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Gambia, The Economy Profile

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Economy - overview

The government has invested in the agriculture sector because three-quarters of the population depends on the sector for its livelihood and agriculture provides for about one-third of GDP, making The Gambia largely reliant on sufficient rainfall. The agricultural sector has untapped potential - less than half of arable land is cultivated and agricultural productivity is low. Small-scale manufacturing activity features the processing of cashews, groundnuts, fish, and hides. The Gambia's reexport trade accounts for almost 80% of goods exports and China has been its largest trade partner for both exports and imports for several years.

The Gambia has sparse natural resource deposits. It relies heavily on remittances from workers overseas and tourist receipts. Remittance inflows to The Gambia amount to about one-fifth of the country’s GDP. The Gambia's location on the ocean and proximity to Europe has made it one of the most frequented tourist destinations in West Africa, boosted by private sector investments in eco-tourism and facilities. Tourism normally brings in about 20% of GDP, but it suffered in 2014 from tourists’ fears of Ebola virus in neighboring West African countries. Unemployment and underemployment remain high.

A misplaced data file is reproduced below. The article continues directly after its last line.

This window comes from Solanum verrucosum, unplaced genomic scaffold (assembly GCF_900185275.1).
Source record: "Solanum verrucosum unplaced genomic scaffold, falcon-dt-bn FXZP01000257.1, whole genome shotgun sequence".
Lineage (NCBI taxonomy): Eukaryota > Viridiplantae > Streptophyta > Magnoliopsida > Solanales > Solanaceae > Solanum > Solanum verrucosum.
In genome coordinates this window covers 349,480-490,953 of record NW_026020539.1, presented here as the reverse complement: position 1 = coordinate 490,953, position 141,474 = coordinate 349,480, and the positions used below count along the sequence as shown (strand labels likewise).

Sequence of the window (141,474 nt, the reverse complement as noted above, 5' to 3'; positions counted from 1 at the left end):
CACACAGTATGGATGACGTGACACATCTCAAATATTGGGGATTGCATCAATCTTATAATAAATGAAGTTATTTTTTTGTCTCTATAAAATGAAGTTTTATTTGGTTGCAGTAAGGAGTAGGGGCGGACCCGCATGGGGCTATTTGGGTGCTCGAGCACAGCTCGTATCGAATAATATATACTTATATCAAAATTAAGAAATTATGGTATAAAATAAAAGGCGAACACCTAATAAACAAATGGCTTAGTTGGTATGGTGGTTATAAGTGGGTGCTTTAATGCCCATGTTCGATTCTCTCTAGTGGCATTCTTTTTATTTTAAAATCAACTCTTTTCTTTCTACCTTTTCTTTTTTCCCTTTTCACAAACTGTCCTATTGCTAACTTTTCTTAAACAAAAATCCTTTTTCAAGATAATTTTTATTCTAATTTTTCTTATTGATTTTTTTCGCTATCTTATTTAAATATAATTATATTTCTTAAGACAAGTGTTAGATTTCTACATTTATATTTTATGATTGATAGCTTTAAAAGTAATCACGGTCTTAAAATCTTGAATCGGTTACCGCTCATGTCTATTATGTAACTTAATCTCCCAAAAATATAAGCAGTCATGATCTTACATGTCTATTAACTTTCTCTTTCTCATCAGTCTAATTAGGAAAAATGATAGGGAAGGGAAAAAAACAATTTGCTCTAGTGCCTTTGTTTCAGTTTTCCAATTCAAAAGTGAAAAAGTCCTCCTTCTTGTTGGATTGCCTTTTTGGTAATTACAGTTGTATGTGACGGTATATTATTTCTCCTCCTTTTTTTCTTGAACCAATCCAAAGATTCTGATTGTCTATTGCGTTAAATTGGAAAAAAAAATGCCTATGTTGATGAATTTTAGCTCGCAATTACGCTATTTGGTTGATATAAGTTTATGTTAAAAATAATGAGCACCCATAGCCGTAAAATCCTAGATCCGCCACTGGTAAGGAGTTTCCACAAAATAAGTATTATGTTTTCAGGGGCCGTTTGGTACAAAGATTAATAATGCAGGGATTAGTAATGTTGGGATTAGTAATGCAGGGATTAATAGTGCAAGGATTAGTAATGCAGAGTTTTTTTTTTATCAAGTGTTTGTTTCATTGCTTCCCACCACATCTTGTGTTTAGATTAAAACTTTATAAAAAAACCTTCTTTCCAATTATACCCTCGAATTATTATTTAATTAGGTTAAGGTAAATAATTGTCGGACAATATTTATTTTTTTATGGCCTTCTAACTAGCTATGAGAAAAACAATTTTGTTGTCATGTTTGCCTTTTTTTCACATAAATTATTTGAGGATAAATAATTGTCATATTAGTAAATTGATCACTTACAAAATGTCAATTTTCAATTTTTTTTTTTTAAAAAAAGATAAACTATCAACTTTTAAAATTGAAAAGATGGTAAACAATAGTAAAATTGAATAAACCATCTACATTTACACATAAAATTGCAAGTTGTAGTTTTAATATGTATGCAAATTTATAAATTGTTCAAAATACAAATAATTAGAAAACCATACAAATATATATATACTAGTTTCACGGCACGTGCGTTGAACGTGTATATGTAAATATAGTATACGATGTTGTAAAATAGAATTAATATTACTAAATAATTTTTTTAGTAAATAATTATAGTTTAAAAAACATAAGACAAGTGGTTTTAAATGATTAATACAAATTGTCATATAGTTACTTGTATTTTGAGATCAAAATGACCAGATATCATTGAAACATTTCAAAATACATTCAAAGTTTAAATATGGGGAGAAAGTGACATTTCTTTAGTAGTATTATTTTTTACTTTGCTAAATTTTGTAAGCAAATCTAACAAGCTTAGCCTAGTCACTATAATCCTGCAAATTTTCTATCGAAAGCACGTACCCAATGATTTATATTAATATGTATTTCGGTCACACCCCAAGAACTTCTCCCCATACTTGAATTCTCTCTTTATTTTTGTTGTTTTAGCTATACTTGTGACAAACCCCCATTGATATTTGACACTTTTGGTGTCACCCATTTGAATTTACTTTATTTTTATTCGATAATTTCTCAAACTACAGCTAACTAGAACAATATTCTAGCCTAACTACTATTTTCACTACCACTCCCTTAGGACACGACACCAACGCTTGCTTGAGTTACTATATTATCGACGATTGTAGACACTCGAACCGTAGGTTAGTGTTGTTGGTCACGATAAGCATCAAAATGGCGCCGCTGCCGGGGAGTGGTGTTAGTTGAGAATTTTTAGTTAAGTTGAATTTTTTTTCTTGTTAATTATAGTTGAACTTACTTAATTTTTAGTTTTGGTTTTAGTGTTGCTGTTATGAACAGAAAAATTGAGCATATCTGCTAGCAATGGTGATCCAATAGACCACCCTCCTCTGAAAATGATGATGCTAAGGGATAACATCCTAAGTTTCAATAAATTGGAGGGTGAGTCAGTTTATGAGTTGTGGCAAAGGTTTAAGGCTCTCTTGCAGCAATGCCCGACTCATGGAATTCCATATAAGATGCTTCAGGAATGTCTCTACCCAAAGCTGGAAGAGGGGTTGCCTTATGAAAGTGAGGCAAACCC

Economic progress depends on sustained bilateral and multilateral aid, on responsible government economic management, and on continued technical assistance from multilateral and bilateral donors. International donors and lenders were concerned about the quality of fiscal management under the administration of former President Yahya JAMMEH, who reportedly stole hundreds of millions of dollars of the country’s funds during his 22 years in power, but anticipate significant improvements under the new administration of President Adama BARROW, who assumed power in early 2017. As of April 2017, the IMF, the World Bank, the European Union, and the African Development Bank were all negotiating with the new government of The Gambia to provide financial support in the coming months to ease the country’s financial crisis.

The country faces a limited availability of foreign exchange, weak agricultural output, a border closure with Senegal, a slowdown in tourism, high inflation, a large fiscal deficit, and a high domestic debt burden that has crowded out private sector investment and driven interest rates to new highs. The government has committed to taking steps to reduce the deficit, including through expenditure caps, debt consolidation, and reform of state-owned enterprises.

GDP (purchasing power parity)
$5.556 billion (2017 est.)
$5.314 billion (2016 est.)
$5.292 billion (2015 est.)

note: data are in 2017 dollars

GDP (official exchange rate)
$1.482 billion (2017 est.)
GDP - real growth rate
4.6% (2017 est.)
0.4% (2016 est.)
5.9% (2015 est.)
GDP - per capita (PPP)
$2,600 (2017 est.)
$2,600 (2016 est.)
$2,700 (2015 est.)

note: data are in 2017 dollars

Gross national saving